Gum disease has been linked to high blood pressure, which contributes to heart attacks and strokes
Researchers found that treatment for gum disease, or periodontitis, “significantly lowered” blood pressure among Chinese patients at risk for developing high blood pressure, also known as hypertension.
High blood pressure is a major risk factor for heart and blood vessel disease.
The study compared blood pressure levels after standard and intensive treatment for gum disease.
The standard treatment included basic oral hygiene instructions and teeth cleaning with plaque removal above the gum line.
Studies found that blood pressure can potentially be reduced by intensive gum disease treatment
The study demonstrates that intensive periodontal intervention alone can reduce blood pressure levels, inhibit inflammation and improve endothelial function
The intensive treatment included the standard treatment as well as cleaning down to the roots with local anesthesia, antibiotic treatment and dental extractions, if necessary.
Researchers found that one month after treatment, systolic blood pressure was nearly three points lower in participants receiving intensive treatment, but no significant difference was observed in diastolic blood pressure.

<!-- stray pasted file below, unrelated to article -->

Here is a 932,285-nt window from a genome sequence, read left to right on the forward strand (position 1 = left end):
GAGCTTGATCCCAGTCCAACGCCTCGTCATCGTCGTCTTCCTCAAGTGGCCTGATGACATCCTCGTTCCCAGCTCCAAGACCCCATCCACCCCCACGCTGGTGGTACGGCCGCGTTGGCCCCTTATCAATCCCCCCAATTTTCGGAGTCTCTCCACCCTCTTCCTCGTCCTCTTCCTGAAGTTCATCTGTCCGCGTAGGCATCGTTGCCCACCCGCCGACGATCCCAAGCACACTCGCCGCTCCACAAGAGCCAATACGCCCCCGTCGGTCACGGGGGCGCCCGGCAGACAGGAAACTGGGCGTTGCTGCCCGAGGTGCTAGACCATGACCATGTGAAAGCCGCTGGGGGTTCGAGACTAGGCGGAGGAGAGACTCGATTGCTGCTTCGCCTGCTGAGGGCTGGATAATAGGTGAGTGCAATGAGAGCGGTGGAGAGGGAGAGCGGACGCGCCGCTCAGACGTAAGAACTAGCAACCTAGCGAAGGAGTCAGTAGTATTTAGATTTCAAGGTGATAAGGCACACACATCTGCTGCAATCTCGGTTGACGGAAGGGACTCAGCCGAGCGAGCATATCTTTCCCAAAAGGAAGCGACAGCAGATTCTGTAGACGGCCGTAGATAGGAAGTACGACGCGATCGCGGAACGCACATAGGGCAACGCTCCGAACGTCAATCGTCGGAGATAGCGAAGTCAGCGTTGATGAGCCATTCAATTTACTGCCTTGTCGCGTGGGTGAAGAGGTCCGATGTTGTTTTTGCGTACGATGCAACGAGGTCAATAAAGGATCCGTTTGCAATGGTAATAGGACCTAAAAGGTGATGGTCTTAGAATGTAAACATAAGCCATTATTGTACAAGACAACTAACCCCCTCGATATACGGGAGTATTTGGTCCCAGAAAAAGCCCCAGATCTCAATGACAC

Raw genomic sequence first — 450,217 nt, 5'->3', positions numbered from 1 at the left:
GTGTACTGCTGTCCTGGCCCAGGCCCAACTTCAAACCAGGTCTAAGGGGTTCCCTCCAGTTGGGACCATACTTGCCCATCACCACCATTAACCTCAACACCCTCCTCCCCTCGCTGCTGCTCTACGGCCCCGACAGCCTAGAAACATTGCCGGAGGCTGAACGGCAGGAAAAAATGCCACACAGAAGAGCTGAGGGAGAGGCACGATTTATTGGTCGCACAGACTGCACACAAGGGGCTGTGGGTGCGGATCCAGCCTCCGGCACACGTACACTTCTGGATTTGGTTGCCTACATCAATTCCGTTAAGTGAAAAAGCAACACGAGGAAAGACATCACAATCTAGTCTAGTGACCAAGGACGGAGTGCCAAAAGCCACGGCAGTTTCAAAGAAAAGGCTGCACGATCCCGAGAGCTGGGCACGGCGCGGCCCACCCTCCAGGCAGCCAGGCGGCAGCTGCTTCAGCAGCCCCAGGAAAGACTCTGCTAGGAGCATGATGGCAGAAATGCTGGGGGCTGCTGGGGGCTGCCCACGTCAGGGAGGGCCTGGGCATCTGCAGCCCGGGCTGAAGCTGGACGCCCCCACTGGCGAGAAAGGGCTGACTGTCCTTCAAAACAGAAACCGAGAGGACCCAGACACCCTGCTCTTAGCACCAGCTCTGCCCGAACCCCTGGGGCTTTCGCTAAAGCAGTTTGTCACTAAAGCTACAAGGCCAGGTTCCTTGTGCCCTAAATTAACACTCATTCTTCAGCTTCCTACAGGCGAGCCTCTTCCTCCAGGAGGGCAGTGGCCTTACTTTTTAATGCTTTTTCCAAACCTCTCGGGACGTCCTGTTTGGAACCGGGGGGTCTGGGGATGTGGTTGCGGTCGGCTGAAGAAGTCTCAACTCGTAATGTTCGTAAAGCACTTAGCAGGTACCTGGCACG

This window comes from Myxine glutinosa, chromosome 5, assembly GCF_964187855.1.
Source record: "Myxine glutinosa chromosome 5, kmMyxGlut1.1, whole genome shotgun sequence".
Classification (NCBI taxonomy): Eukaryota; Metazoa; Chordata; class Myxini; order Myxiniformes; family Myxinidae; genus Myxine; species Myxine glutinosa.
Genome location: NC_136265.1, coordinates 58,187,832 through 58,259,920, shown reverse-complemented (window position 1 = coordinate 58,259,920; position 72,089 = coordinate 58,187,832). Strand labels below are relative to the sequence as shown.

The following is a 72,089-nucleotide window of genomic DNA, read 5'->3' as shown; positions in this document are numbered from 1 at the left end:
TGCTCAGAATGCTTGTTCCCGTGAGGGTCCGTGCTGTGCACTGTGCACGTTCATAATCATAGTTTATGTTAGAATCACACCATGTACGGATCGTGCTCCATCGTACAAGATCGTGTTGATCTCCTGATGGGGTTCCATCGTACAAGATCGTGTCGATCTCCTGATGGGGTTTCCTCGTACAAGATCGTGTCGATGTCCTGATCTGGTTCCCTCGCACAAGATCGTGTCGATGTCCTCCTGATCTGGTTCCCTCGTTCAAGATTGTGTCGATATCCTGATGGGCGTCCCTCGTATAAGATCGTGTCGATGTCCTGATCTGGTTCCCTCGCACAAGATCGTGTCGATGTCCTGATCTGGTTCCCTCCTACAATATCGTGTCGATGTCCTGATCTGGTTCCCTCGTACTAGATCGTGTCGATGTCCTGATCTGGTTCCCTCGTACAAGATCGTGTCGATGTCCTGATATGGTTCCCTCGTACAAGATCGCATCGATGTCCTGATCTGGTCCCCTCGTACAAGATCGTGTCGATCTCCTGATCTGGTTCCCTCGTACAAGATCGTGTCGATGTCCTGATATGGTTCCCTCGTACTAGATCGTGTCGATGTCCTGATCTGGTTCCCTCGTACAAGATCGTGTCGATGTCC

Three months after treatment, systolic blood pressure was nearly eight points lower and diastolic pressure was nearly four points lower in patients receiving intensive treatment.
Six months after treatment, systolic blood pressure was nearly 13 points and diastolic blood pressure was almost 10 points lower in patients receiving intensive treatment.
Study lead author Doctor Jun Tao, of Sun Yat-sen University in China, said: “The present study demonstrates for the first time that intensive periodontal intervention alone can reduce blood pressure levels, inhibit inflammation and improve endothelial function.”
Study participants included 107 Chinese women and men age 18 and over with pre-hypertension and moderate to severe gum disease.
Through random assignment, half of the participants received standard treatment and half received intensive treatment for gum disease.
Dr Tao said that additional research with patients from diverse backgrounds is needed.
The findings were presented at the American Heart Association’s Scientific Sessions in Anaheim, California.